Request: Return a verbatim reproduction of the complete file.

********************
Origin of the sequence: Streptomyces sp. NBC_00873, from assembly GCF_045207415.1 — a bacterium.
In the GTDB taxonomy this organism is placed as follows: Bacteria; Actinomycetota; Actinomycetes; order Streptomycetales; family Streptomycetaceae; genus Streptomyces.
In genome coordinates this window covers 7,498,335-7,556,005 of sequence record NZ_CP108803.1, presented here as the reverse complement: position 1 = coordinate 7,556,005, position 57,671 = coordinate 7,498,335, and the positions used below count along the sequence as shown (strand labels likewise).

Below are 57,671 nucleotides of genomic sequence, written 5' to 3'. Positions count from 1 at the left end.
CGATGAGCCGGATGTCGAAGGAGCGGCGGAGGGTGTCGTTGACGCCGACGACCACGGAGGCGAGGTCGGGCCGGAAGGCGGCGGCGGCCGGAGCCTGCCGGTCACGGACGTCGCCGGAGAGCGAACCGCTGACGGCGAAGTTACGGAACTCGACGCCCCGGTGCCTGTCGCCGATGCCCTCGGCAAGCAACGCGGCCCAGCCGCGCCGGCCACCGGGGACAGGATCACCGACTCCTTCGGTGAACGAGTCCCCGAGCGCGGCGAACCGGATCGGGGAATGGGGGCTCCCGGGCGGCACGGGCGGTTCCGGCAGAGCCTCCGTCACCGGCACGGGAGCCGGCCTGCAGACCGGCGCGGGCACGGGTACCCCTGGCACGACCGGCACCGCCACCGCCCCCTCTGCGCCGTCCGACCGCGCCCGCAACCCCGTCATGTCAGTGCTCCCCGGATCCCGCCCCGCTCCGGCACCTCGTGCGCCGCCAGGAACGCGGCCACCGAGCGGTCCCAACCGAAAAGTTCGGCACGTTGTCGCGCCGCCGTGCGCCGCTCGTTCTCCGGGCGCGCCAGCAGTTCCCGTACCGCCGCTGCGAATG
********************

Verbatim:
Origin of the sequence: Streptomyces sp. NBC_00873, from assembly GCF_045207415.1 — a bacterium.
In the GTDB taxonomy this organism is placed as follows: Bacteria; Actinomycetota; Actinomycetes; order Streptomycetales; family Streptomycetaceae; genus Streptomyces.
In genome coordinates this window covers 7,498,335-7,556,005 of sequence record NZ_CP108803.1, presented here as the reverse complement: position 1 = coordinate 7,556,005, position 57,671 = coordinate 7,498,335, and the positions used below count along the sequence as shown (strand labels likewise).

Below are 57,671 nucleotides of genomic sequence, written 5' to 3'. Positions count from 1 at the left end.
CGATGAGCCGGATGTCGAAGGAGCGGCGGAGGGTGTCGTTGACGCCGACGACCACGGAGGCGAGGTCGGGCCGGAAGGCGGCGGCGGCCGGAGCCTGCCGGTCACGGACGTCGCCGGAGAGCGAACCGCTGACGGCGAAGTTACGGAACTCGACGCCCCGGTGCCTGTCGCCGATGCCCTCGGCAAGCAACGCGGCCCAGCCGCGCCGGCCACCGGGGACAGGATCACCGACTCCTTCGGTGAACGAGTCCCCGAGCGCGGCGAACCGGATCGGGGAATGGGGGCTCCCGGGCGGCACGGGCGGTTCCGGCAGAGCCTCCGTCACCGGCACGGGAGCCGGCCTGCAGACCGGCGCGGGCACGGGTACCCCTGGCACGACCGGCACCGCCACCGCCCCCTCTGCGCCGTCCGACCGCGCCCGCAACCCCGTCATGTCAGTGCTCCCCGGATCCCGCCCCGCTCCGGCACCTCGTGCGCCGCCAGGAACGCGGCCACCGAGCGGTCCCAACCGAAAAGTTCGGCACGTTGTCGCGCCGCCGTGCGCCGCTCGTTCTCCGGGCGCGCCAGCAGTTCCCGTACCGCCGCTGCGAATG